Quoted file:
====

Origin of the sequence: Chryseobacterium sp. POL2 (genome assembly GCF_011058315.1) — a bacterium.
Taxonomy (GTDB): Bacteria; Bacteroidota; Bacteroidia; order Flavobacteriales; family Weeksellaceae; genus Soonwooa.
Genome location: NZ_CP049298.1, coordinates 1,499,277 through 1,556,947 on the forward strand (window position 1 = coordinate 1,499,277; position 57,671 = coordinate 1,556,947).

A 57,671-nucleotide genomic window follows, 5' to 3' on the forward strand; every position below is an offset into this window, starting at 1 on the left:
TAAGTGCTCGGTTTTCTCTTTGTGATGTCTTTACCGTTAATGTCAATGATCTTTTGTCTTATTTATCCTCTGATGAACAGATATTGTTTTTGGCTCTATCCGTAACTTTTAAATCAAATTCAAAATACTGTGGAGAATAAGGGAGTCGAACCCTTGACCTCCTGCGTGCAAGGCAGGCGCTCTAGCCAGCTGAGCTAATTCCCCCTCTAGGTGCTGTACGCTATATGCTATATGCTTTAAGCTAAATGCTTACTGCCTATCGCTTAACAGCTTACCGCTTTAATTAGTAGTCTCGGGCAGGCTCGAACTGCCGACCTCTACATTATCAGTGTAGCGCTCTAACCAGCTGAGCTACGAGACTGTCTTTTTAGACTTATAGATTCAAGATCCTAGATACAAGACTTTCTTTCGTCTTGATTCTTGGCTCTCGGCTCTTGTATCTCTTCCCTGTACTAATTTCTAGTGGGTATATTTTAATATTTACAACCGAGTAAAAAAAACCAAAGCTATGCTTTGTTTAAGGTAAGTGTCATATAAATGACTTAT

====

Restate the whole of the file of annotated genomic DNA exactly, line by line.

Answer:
Origin of the sequence: Chryseobacterium sp. POL2 (genome assembly GCF_011058315.1) — a bacterium.
Taxonomy (GTDB): Bacteria; Bacteroidota; Bacteroidia; order Flavobacteriales; family Weeksellaceae; genus Soonwooa.
Genome location: NZ_CP049298.1, coordinates 1,499,277 through 1,556,947 on the forward strand (window position 1 = coordinate 1,499,277; position 57,671 = coordinate 1,556,947).

A 57,671-nucleotide genomic window follows, 5' to 3' on the forward strand; every position below is an offset into this window, starting at 1 on the left:
TAAGTGCTCGGTTTTCTCTTTGTGATGTCTTTACCGTTAATGTCAATGATCTTTTGTCTTATTTATCCTCTGATGAACAGATATTGTTTTTGGCTCTATCCGTAACTTTTAAATCAAATTCAAAATACTGTGGAGAATAAGGGAGTCGAACCCTTGACCTCCTGCGTGCAAGGCAGGCGCTCTAGCCAGCTGAGCTAATTCCCCCTCTAGGTGCTGTACGCTATATGCTATATGCTTTAAGCTAAATGCTTACTGCCTATCGCTTAACAGCTTACCGCTTTAATTAGTAGTCTCGGGCAGGCTCGAACTGCCGACCTCTACATTATCAGTGTAGCGCTCTAACCAGCTGAGCTACGAGACTGTCTTTTTAGACTTATAGATTCAAGATCCTAGATACAAGACTTTCTTTCGTCTTGATTCTTGGCTCTCGGCTCTTGTATCTCTTCCCTGTACTAATTTCTAGTGGGTATATTTTAATATTTACAACCGAGTAAAAAAAACCAAAGCTATGCTTTGTTTAAGGTAAGTGTCATATAAATGACTTAT